6. Installing Replacement Windows and Doors

A home’s windows and doors will serve as your first line of defense as far as home security is concerned. It’s why you’re going to need to make sure they’re standing strong at all times.

As windows and doors get older, they tend to become less and less secure. They also tend to make your home less energy efficient than it used to be.

Replacing them will be a great idea — but it’ll come at a cost. You’ll likely have to pay at least a few hundred dollars per window during window replacement and up to $1,000 for new exterior doors.

7. Replacing an Old Septic System

The vast majority of American homeowners don’t have to worry about a septic system. Only about 20% of people have one connected to their home.

But if you do have a septic system, the cost to maintain and repair it will need to be factored into the cost of buying a house. There will be ongoing annual costs that come along with having a septic system.

You might also have to make sure you’re ready to replace a septic system at some point since they often only last about 40 years. It’s an expense that will need to be on your radar if you purchase a house with an older septic system attached to it.

8. Ripping Out an Old Driveway and Replacing It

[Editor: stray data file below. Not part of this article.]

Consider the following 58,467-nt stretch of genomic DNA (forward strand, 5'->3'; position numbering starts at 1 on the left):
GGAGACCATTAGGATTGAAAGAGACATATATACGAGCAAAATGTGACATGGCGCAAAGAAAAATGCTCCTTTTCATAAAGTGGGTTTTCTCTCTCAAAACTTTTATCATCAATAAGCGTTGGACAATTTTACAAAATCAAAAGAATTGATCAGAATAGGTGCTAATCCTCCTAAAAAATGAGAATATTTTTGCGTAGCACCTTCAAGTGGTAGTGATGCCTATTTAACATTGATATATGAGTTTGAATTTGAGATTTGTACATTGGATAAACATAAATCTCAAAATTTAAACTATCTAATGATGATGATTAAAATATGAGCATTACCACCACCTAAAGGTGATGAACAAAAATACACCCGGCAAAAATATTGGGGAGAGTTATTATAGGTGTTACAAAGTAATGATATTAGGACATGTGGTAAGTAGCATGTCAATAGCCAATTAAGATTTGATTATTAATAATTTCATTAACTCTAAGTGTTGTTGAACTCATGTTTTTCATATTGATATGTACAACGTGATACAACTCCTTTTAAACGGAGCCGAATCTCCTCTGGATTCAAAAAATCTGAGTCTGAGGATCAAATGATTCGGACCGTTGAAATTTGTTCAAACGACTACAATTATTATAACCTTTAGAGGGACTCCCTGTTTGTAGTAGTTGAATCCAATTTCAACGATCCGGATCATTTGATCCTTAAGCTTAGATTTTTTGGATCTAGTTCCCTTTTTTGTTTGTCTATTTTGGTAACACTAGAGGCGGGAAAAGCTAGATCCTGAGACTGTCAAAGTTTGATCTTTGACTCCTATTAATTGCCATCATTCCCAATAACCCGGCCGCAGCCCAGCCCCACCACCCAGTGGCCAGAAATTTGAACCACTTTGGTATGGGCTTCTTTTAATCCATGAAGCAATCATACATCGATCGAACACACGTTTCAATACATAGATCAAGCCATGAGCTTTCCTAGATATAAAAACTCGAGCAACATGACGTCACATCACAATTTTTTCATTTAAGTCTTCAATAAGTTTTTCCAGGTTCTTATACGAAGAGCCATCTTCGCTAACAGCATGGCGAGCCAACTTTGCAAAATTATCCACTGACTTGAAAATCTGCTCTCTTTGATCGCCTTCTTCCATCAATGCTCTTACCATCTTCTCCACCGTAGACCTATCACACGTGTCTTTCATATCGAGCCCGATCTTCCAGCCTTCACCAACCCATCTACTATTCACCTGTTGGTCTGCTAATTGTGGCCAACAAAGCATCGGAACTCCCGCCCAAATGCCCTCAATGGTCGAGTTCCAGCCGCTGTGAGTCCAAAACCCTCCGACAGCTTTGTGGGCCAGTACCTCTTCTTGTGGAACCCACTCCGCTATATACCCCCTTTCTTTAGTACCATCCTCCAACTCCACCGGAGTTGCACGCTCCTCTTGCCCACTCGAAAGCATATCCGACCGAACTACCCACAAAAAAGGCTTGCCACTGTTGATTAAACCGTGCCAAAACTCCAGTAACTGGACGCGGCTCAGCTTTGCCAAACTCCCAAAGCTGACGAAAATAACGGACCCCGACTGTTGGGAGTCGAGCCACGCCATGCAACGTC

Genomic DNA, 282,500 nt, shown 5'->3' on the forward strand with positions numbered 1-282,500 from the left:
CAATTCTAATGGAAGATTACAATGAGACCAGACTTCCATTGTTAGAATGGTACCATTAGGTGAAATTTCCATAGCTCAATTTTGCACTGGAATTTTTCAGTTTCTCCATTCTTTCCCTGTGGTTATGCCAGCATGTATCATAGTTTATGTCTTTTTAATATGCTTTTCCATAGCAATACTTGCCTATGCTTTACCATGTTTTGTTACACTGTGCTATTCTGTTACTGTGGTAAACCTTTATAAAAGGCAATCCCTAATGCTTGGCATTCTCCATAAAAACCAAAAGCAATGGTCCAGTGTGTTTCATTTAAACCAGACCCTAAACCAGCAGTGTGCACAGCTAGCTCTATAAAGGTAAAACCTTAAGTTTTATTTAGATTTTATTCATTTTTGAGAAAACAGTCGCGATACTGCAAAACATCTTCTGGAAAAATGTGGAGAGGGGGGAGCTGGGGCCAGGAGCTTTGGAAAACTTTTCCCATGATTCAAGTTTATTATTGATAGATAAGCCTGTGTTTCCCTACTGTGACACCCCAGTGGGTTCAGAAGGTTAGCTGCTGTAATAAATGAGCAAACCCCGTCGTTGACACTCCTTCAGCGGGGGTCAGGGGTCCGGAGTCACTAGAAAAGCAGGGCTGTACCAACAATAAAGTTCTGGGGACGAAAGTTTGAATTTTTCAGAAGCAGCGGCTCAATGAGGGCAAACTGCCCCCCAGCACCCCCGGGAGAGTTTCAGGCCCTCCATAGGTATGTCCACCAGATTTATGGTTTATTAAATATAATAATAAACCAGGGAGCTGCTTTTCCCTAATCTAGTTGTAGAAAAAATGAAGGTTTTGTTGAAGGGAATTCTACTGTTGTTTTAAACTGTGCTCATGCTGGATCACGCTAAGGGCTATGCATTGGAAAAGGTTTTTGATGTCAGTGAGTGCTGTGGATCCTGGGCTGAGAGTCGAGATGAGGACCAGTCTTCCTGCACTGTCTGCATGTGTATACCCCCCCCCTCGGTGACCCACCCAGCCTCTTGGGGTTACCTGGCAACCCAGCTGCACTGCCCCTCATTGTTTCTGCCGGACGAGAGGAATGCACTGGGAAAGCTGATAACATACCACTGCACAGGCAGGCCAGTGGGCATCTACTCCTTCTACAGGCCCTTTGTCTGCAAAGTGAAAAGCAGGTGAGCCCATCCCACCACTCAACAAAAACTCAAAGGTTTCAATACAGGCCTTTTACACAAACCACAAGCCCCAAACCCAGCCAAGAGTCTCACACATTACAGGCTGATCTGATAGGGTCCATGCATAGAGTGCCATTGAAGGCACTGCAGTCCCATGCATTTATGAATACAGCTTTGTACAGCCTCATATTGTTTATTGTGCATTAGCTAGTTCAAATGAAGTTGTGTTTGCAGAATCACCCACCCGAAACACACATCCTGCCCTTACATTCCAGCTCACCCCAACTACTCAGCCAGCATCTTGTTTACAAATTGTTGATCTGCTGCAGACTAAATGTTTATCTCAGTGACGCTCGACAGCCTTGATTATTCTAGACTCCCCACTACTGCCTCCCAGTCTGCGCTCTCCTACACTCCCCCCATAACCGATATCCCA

Asphalt and concrete driveways will both last you a long time if you treat them right. Asphalt driveways can last for up to 20 years, while concrete driveways can last for up to 30 years.

You will, however, need to put out some money to maintain both types of driveways over time. You’ll also need to put up at least a few thousand dollars to replace them at some point down the line.

9. Trimming and Removing Trees

If there are a bunch of trees scattered around on a property you’re going to buy, you’ll be in charge of managing them yourself. That will mean either trimming them on your own or paying someone to come to your home to do it for you.

It will also mean removing any dead trees or trees that have fallen over. This is going to cost about $700 on average for each tree that you need to remove.

10. Repairing a Home After a Fire

Hopefully, you won’t ever have to worry about a fire breaking out in your home. But fires start in more than 350,000 houses every year, so it’s not out of the realm of possibility.

If you do happen to have a fire in your home, you could be responsible for paying for the damage that it does if your insurance company doesn’t cover part or all of it. You could also be responsible for paying for the damage done by wind and other weather elements.

Don’t Forget About the Hidden Costs of Buying a Home

When you sit down and crunch the numbers, you might find that you can easily afford to pay the mortgage for a home. But can you afford all of the hidden costs of buying a home?

That’s the real question. Consider whether or not you’ll be able to pay for the types of things listed here. It’ll help you determine if a home is really in your budget.

Read the articles on our blog to learn about some of the other projects you might have to tackle when you buy a home.